U.S. stocks ended lower on Friday as investors were cautious going into next week's Federal Reserve meeting, while a warning from Broadcom of a broad weakening in global demand weighed on chipmakers and added to U.S.-China trade worries. Other chip companies, which both source product and sell heavily in China, dropped sharply.
Key indexes closed slightly lower in the stock market today as Broadcom and other chips weighed. But the Dow Jones and S&P 500 held key support.
President Donald Trump aimed his latest criticism at the Federal Reserve on Friday, ahead of the central bank policy makers’ meeting next Tuesday and Wednesday, and said he predicted an eventual trade deal with China.
Stocks mostly closed lower on Friday, leaving weekly gains still intact, after shares of computer chip makers came under pressure due to US-China trade tensions. The S&P 500 fell 0.2% to end around 2,887. The Dow Jones Industrial Average shed 17 points, or less than 0.1%, to finish near 26,090. The Nasdaq Composite slipped 0.5% to end around 7,797. For the week, S&P was up 0.5%, the Dow was up 0.4% and the Nasdaq was up 0.7%. Broadcom Inc. shares led the slump in tech stocks on Friday after the semiconductor manufacturer lowered its guidance for the rest of the year on late Thursday. Broadcom's stock tumbled 5.4%. Still, key equity benchmarks were propped up by expectations for the Federal Reserve to signal its plans to cut rates in the near-future at next week's meeting. In other company news, Chewy Inc. shares rose 63% after its debut IPO in the New York Stock Exchange. The pet care company's stock ended at around $36 a share.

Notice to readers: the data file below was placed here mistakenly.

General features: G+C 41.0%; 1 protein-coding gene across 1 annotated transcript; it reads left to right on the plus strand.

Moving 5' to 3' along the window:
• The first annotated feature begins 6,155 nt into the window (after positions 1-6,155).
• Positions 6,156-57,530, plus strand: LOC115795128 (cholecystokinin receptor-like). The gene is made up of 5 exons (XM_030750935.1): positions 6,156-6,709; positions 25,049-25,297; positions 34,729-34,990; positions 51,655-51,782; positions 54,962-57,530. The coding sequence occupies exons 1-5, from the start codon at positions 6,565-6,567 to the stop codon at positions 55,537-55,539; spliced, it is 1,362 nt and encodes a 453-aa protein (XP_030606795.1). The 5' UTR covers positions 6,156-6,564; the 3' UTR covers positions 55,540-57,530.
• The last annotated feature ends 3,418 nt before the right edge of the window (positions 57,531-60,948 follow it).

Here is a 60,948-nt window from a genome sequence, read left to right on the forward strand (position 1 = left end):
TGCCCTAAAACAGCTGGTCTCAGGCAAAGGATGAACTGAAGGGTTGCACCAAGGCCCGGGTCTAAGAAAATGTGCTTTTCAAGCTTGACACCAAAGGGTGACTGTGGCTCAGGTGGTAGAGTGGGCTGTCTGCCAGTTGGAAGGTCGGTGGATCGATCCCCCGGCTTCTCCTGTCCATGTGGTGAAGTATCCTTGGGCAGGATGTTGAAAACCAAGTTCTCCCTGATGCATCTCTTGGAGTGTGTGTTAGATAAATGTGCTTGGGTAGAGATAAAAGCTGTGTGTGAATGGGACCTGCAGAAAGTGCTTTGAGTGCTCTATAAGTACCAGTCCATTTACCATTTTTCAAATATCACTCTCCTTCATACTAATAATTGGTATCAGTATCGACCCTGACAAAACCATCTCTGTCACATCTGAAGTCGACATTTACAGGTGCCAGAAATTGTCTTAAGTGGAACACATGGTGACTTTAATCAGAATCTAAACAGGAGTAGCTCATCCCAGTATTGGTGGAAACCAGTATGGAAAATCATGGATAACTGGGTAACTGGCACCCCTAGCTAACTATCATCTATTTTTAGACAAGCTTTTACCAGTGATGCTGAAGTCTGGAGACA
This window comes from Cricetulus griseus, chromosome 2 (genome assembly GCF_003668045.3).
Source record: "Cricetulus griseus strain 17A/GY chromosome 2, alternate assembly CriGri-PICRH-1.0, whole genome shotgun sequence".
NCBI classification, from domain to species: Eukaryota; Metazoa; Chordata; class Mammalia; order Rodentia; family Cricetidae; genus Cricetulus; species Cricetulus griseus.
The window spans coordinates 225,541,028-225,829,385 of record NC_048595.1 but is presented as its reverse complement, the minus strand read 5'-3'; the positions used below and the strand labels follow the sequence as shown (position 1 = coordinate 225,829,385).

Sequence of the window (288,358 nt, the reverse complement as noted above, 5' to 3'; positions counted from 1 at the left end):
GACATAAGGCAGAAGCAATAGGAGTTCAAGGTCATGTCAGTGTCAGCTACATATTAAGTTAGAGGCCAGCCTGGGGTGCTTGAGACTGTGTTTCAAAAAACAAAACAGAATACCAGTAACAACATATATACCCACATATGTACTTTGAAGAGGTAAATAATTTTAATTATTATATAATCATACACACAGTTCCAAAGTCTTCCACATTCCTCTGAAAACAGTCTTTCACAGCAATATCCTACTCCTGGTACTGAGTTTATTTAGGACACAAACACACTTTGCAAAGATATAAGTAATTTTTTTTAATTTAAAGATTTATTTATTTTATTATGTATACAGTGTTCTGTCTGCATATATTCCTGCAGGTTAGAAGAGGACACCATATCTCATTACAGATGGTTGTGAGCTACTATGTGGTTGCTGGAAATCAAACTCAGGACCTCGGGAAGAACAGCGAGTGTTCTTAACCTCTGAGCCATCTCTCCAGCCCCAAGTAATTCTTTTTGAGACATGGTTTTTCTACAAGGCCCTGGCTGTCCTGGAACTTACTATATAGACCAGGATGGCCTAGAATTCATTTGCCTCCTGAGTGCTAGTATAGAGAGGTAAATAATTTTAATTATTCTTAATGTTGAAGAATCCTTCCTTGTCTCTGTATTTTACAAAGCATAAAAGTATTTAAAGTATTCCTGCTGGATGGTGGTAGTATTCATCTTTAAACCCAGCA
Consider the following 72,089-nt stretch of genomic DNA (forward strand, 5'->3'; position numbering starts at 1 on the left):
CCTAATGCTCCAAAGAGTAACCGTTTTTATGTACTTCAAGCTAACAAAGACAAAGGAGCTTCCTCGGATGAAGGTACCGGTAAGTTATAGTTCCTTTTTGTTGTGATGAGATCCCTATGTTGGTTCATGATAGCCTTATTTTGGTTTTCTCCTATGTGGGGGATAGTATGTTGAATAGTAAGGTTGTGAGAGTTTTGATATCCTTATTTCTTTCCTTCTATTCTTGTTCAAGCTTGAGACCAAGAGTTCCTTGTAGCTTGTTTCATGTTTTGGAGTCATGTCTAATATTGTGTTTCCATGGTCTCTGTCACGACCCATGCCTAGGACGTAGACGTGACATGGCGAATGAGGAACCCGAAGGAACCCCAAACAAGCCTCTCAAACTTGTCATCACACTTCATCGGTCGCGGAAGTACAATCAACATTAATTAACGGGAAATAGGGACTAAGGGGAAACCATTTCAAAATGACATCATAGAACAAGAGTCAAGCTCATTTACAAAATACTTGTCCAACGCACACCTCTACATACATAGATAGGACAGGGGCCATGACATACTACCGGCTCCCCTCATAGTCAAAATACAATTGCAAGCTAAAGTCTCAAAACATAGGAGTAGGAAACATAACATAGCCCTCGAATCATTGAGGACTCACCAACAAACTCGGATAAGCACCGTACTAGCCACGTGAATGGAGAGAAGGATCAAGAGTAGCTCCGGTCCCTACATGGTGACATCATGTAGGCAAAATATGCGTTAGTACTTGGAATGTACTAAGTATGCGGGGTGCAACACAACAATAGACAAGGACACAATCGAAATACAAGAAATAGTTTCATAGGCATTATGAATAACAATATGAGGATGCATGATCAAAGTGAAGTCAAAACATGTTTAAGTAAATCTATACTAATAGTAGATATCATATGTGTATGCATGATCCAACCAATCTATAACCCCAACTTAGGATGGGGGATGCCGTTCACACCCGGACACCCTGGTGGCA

All major stock indexes close lower Friday after the Dow failed to defend a late comeback as tech shares came under pressure following lower guidance by chip giant Broadcom Inc. which cited the effects of the U.S.-China trade fight.
Safe havens such as Treasuries and gold were back in favor on June 14 as stocks fell due to rising tensions in the Middle East, concerns over growth, and the looming threat of the US-China trade war. The tech-heavy Nasdaq Composite Index fell 0.67% in the first hour of trading.
Prominent bond investor Jeffrey Gundlach, the CEO of $130 billion DoubleLine Capital, sees the increasing likelihood of a recession within the next six to twelve months. Yahoo Finance's Julia La Roche, Jen Rogers and Myles Udland discuss Gundlach's latest call.